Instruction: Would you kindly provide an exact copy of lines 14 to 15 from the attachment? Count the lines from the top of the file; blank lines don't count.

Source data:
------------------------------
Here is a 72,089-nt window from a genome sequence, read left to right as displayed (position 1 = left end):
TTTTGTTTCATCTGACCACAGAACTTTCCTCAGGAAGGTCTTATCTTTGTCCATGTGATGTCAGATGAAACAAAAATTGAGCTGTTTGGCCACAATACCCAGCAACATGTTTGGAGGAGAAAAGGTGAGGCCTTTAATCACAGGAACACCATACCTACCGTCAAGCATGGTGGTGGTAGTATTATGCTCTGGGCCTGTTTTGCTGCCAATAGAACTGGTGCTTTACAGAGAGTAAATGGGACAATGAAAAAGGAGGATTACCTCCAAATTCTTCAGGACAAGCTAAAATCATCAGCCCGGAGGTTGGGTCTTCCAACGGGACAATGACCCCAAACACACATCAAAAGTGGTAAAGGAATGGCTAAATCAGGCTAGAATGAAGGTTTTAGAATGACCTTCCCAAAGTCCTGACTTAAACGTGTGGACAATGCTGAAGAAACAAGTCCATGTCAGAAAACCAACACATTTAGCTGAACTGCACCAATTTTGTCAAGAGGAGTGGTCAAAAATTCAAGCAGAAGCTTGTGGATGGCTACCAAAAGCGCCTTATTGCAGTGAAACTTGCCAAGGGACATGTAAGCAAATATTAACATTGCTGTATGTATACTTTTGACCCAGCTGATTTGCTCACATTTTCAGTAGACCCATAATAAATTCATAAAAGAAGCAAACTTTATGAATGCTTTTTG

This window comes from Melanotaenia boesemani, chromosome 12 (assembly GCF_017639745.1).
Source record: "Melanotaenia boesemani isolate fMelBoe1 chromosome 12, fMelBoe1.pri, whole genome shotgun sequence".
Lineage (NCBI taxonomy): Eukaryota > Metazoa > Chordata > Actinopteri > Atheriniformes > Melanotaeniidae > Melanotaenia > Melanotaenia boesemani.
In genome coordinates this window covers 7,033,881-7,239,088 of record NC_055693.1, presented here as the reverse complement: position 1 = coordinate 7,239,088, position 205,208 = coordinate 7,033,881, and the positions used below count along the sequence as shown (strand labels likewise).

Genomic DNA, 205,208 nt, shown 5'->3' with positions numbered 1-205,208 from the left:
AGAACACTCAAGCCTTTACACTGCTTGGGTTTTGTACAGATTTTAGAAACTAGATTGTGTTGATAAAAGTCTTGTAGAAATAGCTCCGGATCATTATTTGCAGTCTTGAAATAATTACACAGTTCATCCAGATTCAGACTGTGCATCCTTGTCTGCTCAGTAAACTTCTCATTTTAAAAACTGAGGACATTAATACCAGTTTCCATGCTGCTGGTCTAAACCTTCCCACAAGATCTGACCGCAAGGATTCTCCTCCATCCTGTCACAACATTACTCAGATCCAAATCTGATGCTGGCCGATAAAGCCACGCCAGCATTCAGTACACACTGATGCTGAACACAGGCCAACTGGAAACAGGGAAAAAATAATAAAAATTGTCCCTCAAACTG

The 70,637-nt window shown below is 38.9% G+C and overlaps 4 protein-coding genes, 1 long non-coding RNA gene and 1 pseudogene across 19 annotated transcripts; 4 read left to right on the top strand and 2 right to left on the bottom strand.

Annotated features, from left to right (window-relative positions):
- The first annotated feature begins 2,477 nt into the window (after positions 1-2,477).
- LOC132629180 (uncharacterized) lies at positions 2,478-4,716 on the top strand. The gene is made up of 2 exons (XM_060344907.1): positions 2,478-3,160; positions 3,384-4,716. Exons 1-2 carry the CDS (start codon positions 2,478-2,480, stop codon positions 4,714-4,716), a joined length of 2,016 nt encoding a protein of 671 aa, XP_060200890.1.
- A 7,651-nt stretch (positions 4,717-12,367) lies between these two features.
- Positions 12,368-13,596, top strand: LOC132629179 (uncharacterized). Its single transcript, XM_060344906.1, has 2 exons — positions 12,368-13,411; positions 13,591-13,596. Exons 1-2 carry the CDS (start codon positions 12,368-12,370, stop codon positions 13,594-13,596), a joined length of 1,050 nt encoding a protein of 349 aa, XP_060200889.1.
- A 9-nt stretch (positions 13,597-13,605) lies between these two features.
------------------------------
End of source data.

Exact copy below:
- Positions 12,368-13,596, top strand: LOC132629179 (uncharacterized). Its single transcript, XM_060344906.1, has 2 exons — positions 12,368-13,411; positions 13,591-13,596. Exons 1-2 carry the CDS (start codon positions 12,368-12,370, stop codon positions 13,594-13,596), a joined length of 1,050 nt encoding a protein of 349 aa, XP_060200889.1.
- A 9-nt stretch (positions 13,597-13,605) lies between these two features.